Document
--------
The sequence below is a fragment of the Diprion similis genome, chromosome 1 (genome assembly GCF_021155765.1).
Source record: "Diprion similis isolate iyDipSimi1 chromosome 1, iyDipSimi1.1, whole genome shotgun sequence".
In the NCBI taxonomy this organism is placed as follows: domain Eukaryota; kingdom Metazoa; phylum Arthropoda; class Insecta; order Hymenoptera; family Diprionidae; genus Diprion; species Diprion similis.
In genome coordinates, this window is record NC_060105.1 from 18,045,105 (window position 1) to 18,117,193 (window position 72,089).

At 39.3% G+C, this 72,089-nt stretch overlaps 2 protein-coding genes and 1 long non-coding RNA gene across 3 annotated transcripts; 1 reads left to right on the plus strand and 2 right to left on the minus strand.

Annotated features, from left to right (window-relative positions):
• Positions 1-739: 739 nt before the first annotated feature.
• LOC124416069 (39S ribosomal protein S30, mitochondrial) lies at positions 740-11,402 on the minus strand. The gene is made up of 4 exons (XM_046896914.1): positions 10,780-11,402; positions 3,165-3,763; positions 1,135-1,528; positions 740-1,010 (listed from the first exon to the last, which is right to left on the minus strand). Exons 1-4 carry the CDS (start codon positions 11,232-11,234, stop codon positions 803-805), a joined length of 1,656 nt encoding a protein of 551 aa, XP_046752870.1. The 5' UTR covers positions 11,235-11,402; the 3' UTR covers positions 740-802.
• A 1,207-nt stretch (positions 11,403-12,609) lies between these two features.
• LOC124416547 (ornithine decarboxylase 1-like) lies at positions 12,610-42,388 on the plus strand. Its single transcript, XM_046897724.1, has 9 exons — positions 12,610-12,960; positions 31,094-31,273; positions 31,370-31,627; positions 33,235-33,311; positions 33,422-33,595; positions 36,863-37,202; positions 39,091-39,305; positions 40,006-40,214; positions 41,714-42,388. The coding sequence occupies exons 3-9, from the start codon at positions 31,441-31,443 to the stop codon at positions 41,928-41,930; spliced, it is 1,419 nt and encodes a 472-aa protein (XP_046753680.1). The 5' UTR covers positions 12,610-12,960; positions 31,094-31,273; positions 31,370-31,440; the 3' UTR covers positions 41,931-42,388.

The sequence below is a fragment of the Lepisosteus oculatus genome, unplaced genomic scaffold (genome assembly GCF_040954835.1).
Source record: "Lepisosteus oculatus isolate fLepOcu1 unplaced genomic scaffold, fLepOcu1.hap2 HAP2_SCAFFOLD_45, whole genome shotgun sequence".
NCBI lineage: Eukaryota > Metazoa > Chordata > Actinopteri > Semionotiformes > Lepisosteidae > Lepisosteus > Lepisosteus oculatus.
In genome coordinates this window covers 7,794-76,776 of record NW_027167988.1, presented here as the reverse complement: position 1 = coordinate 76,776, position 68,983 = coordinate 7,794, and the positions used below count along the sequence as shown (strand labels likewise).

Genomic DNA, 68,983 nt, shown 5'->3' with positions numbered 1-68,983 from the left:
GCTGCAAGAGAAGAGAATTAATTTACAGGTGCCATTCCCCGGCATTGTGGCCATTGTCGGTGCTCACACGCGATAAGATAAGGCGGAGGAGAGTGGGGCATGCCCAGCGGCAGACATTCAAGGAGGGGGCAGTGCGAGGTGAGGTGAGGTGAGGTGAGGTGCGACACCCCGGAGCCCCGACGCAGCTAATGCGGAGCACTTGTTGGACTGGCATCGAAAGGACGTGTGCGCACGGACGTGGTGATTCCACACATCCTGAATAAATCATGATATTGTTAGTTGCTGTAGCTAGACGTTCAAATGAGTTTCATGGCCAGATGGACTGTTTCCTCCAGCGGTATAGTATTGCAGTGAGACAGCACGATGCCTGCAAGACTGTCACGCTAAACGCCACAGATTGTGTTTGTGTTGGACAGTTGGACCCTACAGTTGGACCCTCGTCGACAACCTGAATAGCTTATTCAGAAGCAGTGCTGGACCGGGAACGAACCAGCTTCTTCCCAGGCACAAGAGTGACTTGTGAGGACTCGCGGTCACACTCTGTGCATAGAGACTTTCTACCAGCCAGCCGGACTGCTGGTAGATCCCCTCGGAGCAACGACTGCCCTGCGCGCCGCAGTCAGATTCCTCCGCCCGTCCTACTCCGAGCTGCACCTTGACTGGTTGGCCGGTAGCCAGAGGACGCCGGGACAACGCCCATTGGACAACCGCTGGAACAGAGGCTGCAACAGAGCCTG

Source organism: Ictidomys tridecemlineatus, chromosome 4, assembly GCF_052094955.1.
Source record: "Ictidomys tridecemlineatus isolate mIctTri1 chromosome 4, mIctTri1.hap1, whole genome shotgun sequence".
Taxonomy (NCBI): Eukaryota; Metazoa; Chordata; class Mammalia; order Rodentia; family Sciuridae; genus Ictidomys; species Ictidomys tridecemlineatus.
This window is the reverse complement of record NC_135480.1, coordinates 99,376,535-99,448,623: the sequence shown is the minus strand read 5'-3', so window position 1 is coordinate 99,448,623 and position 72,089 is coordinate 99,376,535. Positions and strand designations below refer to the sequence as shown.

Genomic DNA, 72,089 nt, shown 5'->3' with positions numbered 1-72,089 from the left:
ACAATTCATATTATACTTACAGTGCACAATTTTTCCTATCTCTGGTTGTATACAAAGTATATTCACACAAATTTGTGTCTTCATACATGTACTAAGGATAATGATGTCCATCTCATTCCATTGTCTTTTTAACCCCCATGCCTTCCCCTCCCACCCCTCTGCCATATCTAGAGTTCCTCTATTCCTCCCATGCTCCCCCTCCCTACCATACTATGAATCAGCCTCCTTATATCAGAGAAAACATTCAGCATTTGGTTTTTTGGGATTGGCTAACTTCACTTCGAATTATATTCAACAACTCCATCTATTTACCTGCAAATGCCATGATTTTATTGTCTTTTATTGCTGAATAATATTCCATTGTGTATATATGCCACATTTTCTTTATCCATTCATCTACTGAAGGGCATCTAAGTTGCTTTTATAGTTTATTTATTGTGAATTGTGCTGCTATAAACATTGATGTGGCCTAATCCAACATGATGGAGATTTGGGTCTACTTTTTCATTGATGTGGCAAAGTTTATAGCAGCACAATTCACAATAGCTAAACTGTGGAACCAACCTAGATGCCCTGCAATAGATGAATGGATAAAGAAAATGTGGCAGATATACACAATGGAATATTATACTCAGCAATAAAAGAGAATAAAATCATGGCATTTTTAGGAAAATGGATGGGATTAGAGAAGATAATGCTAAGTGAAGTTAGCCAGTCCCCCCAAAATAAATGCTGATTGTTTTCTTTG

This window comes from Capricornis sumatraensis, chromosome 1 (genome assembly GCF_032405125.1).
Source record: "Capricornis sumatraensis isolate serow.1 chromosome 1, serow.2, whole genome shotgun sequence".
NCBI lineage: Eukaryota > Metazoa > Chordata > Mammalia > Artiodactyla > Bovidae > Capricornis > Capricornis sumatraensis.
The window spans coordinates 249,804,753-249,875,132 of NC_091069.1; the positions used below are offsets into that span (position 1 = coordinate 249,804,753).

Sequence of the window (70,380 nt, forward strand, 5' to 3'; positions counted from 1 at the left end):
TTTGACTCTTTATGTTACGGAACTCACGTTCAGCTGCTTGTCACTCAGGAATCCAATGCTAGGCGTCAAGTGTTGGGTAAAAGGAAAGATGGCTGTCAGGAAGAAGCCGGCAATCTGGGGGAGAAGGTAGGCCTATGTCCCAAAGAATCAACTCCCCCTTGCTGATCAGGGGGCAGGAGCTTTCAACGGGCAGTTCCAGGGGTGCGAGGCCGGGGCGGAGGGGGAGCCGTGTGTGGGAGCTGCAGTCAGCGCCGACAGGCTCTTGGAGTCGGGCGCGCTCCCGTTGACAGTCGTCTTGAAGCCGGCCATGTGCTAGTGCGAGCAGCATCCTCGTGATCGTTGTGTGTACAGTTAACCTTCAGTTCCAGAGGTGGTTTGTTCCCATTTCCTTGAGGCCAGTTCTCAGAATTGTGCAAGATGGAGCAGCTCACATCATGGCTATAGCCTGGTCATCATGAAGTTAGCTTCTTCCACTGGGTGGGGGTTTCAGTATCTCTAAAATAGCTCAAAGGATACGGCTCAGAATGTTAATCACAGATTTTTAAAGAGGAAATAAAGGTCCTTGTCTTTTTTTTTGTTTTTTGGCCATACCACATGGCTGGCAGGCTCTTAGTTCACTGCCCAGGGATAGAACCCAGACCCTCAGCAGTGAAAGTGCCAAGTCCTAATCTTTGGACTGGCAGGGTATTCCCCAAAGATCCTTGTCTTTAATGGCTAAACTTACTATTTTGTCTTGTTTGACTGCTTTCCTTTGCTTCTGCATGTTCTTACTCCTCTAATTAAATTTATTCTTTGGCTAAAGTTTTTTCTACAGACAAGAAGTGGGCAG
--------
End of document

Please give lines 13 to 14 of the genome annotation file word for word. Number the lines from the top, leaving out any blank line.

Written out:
NCBI lineage: Eukaryota > Metazoa > Chordata > Actinopteri > Semionotiformes > Lepisosteidae > Lepisosteus > Lepisosteus oculatus.
In genome coordinates this window covers 7,794-76,776 of record NW_027167988.1, presented here as the reverse complement: position 1 = coordinate 76,776, position 68,983 = coordinate 7,794, and the positions used below count along the sequence as shown (strand labels likewise).